Africa & World

Chad’s President Idriss Déby dies after ‘clashes with rebels’

CHAD’S President Idriss Déby has died of his injuries following clashes with rebels in the north of the country at the weekend, the army has said.

Deby Itno, who ruled the central African nation for more than three decades, died Tuesday of wounds suffered on the battlefield during a fight against rebels, the military announced on national television and radio.

The stunning announcement came just hours after electoral officials had declared Deby, 68, the winner of the April 11 presidential election, paving the way for him to stay in power for six more years.

An 18-month transitional council will be led by Deby’s 37-year-old son, Mahamat Idriss Deby Itno, the military said, also imposing a nightly curfew of 6 p.m.

The government and parliament have been dissolved. A curfew has also been imposed and the borders have been shut.

Mr Déby, 68, spent three decades in power and was one of Africa’s longest-serving leaders.

A military council led by Mr Déby’s son, a 37-year-old four star general, will govern for the next 18 months.

Mahamat Idriss Déby Itno will lead the council but “free and democratic” elections will be held once the transition period is over, the army said on Tuesday.

An army officer by training, Mr Déby came to power in 1990 through an armed uprising. He was a long-time ally of France and other Western powers in the battle against jihadist groups in the Sahel region of Africa.

Ahead of the election on 11 April, Mr Déby campaigned on a platform of bringing peace and security to the region.

But there has been growing unhappiness over his government’s management of Chad’s oil resources.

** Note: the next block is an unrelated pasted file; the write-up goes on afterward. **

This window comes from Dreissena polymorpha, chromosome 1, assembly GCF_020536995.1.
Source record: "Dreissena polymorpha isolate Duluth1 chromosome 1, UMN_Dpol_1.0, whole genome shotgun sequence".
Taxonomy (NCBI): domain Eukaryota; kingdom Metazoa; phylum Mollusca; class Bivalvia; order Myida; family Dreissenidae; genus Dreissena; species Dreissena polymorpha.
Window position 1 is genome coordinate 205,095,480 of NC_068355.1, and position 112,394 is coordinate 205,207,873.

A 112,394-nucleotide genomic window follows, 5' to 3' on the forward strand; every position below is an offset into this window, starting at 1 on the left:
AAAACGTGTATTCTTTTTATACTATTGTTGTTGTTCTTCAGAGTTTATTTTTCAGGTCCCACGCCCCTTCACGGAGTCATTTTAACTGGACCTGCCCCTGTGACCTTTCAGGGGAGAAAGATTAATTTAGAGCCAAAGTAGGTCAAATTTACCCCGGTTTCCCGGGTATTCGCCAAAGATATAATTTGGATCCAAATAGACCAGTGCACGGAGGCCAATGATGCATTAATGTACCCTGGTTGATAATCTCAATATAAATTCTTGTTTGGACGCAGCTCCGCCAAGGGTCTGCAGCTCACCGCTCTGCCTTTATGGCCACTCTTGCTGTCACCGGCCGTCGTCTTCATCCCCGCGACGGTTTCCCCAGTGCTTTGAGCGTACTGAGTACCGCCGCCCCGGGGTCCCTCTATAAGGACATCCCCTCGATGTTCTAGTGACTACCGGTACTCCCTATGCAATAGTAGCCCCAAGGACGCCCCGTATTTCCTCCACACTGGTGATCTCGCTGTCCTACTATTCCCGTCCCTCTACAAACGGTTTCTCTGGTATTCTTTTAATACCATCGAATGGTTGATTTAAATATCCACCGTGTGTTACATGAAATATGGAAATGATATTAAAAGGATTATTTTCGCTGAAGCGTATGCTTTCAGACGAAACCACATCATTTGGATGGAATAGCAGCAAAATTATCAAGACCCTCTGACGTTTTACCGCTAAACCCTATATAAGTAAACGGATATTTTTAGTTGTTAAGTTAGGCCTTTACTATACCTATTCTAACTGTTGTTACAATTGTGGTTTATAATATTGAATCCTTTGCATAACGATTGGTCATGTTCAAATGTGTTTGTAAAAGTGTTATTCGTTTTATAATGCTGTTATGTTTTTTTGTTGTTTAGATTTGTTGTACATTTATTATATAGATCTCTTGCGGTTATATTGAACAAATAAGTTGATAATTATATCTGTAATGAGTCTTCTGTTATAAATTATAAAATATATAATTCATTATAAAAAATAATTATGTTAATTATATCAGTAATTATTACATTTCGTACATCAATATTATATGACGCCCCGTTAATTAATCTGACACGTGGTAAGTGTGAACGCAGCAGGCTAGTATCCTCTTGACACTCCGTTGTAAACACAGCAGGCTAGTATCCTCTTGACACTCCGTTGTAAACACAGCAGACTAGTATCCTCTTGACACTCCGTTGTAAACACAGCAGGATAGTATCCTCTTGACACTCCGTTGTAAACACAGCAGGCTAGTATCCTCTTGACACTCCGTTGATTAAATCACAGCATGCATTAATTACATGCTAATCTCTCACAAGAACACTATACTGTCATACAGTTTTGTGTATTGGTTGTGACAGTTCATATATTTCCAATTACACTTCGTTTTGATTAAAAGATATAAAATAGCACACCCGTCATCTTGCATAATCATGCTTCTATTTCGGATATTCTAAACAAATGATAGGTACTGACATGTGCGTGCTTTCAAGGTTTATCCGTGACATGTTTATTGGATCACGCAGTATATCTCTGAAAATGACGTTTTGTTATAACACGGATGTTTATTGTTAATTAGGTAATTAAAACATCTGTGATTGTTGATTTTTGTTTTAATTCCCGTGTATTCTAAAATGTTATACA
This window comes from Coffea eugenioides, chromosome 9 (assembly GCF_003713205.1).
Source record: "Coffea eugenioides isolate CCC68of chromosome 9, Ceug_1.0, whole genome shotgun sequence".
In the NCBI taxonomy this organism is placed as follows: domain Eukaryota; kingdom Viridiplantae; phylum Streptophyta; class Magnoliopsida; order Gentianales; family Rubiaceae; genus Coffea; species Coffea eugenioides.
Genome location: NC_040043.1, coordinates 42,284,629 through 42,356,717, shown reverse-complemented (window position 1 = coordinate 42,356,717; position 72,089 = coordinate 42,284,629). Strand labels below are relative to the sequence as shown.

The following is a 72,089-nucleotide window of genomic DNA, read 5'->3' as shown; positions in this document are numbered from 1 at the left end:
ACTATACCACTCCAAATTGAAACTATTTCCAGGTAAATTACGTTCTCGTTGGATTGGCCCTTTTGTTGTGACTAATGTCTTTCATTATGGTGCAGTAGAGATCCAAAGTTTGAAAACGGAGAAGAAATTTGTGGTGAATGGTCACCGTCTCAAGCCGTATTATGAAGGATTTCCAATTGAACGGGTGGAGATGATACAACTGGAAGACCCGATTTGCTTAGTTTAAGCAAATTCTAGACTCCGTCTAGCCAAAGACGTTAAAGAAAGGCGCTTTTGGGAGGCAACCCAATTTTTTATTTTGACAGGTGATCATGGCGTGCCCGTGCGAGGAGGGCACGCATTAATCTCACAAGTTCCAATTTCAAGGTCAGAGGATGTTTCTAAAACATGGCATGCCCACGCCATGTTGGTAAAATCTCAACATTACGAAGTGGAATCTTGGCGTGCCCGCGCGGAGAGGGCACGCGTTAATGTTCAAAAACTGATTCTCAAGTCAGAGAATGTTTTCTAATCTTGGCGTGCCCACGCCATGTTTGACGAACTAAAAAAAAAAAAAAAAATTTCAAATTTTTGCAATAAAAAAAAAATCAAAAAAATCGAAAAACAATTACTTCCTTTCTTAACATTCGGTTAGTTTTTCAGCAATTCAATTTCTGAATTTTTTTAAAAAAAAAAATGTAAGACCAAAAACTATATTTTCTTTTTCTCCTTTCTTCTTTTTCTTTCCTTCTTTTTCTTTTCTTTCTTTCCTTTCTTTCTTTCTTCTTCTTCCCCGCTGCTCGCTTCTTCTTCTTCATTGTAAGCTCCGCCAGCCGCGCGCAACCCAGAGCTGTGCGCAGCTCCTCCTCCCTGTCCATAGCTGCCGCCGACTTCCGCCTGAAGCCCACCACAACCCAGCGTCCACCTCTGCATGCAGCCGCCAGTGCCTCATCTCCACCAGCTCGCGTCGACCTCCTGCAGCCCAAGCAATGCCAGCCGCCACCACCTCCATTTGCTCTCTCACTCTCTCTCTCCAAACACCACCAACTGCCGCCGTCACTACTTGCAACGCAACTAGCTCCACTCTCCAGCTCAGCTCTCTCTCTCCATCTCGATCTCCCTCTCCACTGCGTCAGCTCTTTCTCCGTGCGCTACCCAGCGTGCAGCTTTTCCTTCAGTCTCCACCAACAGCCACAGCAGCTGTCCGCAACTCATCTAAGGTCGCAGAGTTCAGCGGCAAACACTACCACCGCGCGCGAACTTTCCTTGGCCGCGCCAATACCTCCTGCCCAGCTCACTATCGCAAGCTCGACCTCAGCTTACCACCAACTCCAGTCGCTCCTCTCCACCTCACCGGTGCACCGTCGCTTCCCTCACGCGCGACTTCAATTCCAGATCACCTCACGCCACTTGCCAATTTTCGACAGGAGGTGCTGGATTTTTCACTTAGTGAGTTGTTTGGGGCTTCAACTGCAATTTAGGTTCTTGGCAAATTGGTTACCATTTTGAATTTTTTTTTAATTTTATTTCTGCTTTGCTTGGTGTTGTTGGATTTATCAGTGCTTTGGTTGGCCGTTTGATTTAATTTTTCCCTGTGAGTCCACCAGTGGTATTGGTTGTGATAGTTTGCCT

Mr Déby “breathed his last defending the sovereign nation on the battlefield”, an army general said in a statement read out on state TV.

He had gone to the front line, several hundred kilometres north of the capital N’Djamena, at the weekend to visit troops battling rebels belonging to a group calling itself Fact (the Front for Change and Concord in Chad).

Founded in 2016 by disillusioned former army officers, the group accuses President Déby of repression in the run-up to the election.

They built up their base in Libya in the Tibesti mountains, which straddle northern Chad and part of southern Libya.

On election day the group mounted an attack on a border post and gradually advanced on N’Djamena.

The latest clashes began on Saturday. An army general told Reuters news agency that 300 insurgents were killed and 150 were captured. Five government soldiers were killed and 36 were injured, he said. The figures could not immediately be verified.

Some foreign embassies in the capital have urged their staff to leave.

N’Djamena has come under rebel attack before and there was panic in the city on Monday, with parents taking their children home from school, when tanks were deployed along the main roads. – BBC ■

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